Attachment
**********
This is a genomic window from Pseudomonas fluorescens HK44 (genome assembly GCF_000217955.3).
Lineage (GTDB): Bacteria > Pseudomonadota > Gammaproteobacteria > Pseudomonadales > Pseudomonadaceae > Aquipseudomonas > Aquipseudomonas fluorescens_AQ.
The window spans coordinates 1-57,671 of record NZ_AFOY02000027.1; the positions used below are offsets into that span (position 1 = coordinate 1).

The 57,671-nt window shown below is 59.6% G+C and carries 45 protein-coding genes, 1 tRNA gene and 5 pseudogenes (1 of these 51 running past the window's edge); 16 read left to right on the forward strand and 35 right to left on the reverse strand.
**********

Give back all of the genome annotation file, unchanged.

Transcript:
This is a genomic window from Pseudomonas fluorescens HK44 (genome assembly GCF_000217955.3).
Lineage (GTDB): Bacteria > Pseudomonadota > Gammaproteobacteria > Pseudomonadales > Pseudomonadaceae > Aquipseudomonas > Aquipseudomonas fluorescens_AQ.
The window spans coordinates 1-57,671 of record NZ_AFOY02000027.1; the positions used below are offsets into that span (position 1 = coordinate 1).

The 57,671-nt window shown below is 59.6% G+C and carries 45 protein-coding genes, 1 tRNA gene and 5 pseudogenes (1 of these 51 running past the window's edge); 16 read left to right on the forward strand and 35 right to left on the reverse strand.